It would have been easier to cut into the wings before painting, but as I was nearing the end of construction, I opted to alter the landing lights. Instead of clear plastic pieces ready to go, you have pieces that are mostly molded in the proper shape, but are clear blocks of plastic where you’d expect just a curved and convex shape. Each part has a small circular depression on one side. After studying these parts a few moments, I realized I needed a sanding stick, a pin vise, an X-acto blade and a needle file before they were ready to be glued on.
I sanded down the corner of the block that was preventing the part from attaching to the wing until it was touching the edge of the circular depression, then went to work with the pin vise, drilling down into the circular depression. As I drilled, the corner of clear plastic that needed to be eliminated for the part to fit slowly splintered, and I was able to cut away a bit more with the X-acto, enough to go to work with a square needle file. In a few minutes, after a dab of red and then green paint, the landing lights were ready to be glued on. As you work with these parts care must be taken not to break off the anti-glare shields, but I found them surprisingly rugged.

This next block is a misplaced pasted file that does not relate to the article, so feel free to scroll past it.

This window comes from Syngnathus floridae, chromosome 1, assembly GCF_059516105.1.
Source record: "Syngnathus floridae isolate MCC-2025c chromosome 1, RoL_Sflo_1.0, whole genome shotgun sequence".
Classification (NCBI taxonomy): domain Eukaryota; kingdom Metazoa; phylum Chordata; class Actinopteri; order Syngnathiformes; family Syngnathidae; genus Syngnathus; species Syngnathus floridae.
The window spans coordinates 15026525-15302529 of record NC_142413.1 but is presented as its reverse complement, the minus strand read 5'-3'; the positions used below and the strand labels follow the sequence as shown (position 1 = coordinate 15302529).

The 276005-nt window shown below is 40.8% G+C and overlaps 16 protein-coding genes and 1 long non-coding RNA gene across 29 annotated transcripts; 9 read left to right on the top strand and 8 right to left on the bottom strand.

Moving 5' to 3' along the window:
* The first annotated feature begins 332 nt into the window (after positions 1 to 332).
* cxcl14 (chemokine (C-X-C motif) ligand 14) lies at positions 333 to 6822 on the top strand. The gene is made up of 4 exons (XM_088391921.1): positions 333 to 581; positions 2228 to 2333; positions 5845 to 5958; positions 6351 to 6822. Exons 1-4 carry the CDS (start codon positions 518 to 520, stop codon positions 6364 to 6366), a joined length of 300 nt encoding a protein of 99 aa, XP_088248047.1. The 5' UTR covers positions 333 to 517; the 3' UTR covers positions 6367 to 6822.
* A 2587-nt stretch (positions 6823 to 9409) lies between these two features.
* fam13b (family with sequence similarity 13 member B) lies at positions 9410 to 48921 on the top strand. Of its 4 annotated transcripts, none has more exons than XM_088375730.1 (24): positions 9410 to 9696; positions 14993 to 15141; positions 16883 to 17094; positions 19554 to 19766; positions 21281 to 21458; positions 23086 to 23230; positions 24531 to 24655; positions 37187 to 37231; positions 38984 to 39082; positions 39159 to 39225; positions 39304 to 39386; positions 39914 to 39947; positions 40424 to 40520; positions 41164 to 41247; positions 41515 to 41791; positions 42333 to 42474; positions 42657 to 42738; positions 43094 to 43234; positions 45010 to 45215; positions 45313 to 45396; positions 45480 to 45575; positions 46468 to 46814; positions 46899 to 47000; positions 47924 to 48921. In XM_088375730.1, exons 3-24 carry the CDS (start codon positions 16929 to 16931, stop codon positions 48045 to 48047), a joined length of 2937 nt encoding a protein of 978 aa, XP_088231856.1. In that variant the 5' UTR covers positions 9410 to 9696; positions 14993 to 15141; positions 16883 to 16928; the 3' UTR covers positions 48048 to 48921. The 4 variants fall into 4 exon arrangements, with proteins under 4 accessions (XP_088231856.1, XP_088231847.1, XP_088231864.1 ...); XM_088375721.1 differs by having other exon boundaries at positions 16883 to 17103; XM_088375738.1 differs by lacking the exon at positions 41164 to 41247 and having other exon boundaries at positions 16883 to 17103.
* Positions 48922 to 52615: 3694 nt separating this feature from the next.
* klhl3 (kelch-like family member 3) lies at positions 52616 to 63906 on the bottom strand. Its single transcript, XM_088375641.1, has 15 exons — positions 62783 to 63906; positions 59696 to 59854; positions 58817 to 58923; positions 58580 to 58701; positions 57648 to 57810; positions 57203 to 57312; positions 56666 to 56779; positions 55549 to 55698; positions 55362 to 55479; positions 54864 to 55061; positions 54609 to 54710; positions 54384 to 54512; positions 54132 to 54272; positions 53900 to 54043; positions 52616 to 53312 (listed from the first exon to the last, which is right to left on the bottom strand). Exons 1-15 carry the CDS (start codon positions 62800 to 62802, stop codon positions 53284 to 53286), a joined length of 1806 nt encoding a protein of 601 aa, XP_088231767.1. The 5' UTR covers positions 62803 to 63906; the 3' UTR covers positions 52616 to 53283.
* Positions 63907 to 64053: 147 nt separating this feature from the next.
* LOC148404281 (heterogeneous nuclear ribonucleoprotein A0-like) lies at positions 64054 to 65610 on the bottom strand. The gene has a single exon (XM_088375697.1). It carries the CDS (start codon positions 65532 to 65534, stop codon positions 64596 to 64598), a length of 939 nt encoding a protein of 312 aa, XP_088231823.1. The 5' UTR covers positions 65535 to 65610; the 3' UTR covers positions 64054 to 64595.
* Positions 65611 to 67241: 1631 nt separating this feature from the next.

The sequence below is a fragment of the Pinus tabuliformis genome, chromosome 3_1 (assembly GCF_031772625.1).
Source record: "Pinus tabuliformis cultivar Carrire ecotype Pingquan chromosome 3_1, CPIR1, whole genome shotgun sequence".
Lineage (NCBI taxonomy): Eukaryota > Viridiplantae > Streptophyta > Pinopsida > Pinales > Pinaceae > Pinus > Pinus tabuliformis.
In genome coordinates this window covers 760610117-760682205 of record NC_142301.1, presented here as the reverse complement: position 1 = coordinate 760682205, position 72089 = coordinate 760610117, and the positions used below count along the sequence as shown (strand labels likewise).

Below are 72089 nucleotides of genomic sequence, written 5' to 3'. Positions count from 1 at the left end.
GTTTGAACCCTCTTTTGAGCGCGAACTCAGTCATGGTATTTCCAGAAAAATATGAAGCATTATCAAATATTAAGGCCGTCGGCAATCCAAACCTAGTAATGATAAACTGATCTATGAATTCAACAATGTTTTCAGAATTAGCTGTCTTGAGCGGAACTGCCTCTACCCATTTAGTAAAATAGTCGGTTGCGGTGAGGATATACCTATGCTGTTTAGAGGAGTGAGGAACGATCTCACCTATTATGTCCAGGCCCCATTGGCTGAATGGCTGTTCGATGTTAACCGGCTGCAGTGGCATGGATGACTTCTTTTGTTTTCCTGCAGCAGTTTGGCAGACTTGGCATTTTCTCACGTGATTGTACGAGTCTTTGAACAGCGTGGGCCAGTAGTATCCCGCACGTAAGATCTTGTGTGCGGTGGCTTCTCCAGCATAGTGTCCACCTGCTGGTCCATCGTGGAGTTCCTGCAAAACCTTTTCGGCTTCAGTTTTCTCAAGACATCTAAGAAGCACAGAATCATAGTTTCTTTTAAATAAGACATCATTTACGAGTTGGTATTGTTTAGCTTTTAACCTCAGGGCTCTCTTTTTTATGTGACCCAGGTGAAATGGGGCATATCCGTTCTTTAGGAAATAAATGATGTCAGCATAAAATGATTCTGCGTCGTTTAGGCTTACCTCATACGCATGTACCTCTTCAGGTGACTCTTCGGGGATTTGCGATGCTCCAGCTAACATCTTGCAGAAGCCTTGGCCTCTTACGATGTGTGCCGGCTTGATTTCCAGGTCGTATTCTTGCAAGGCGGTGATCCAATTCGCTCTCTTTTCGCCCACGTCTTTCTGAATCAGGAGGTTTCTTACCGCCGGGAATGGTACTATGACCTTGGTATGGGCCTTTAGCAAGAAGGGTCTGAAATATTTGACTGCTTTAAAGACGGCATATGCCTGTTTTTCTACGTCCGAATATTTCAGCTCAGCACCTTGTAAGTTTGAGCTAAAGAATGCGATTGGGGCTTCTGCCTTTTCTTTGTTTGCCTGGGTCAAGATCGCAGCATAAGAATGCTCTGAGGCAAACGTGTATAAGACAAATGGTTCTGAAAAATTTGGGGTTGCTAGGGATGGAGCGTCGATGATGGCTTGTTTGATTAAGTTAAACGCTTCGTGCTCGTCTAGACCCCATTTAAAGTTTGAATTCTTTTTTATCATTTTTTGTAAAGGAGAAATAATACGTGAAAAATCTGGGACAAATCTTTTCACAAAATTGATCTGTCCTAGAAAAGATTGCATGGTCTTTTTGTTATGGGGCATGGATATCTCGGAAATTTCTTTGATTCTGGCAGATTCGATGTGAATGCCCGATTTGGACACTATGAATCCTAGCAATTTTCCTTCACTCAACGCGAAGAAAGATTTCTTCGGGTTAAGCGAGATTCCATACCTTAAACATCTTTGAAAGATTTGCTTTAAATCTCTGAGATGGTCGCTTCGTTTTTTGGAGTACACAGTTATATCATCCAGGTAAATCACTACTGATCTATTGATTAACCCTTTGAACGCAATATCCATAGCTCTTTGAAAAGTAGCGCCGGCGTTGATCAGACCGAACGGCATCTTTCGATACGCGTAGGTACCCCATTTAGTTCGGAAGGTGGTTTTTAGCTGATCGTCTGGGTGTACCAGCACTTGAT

Except where otherwise noted, the Boeing 247 is painted entirely in acrylics. I decided to work mainly in different shades of blue. The exterior is Polly Scale French Light Blue Grey (No. 505242), which approximates the color of both the box art and the few color photographs I’ve seen of the early production 247’s; the cockpit and cabin interiors are Model Master Intermediate Blue (No. 4744), and all seats are painted Aeromaster French Interior Blue (No. 1105), with the frames for the passenger seats done in Polly Scale Oxidized Aluminum. There was no plan to go with French colors necessarily, they just happened to be the correct shades that I wanted. The engine exhausts are painted in enamels, Model Master Rust with a small amount of Humbrol Steel mixed in; the tires are acrylic Scale Black by Polly Scale. The propellers and spinners are done in Alclad Polished Aluminum, with the tips done in a red-yellow-red three-stripe configuration. All de-icing boots are Tamiya Semi-Gloss Black. The engine exhaust streaks are a mix of two Polly Scale acrylics Imperial Japanese Army Brown and Scale Black, airbrushed on under very low pressure.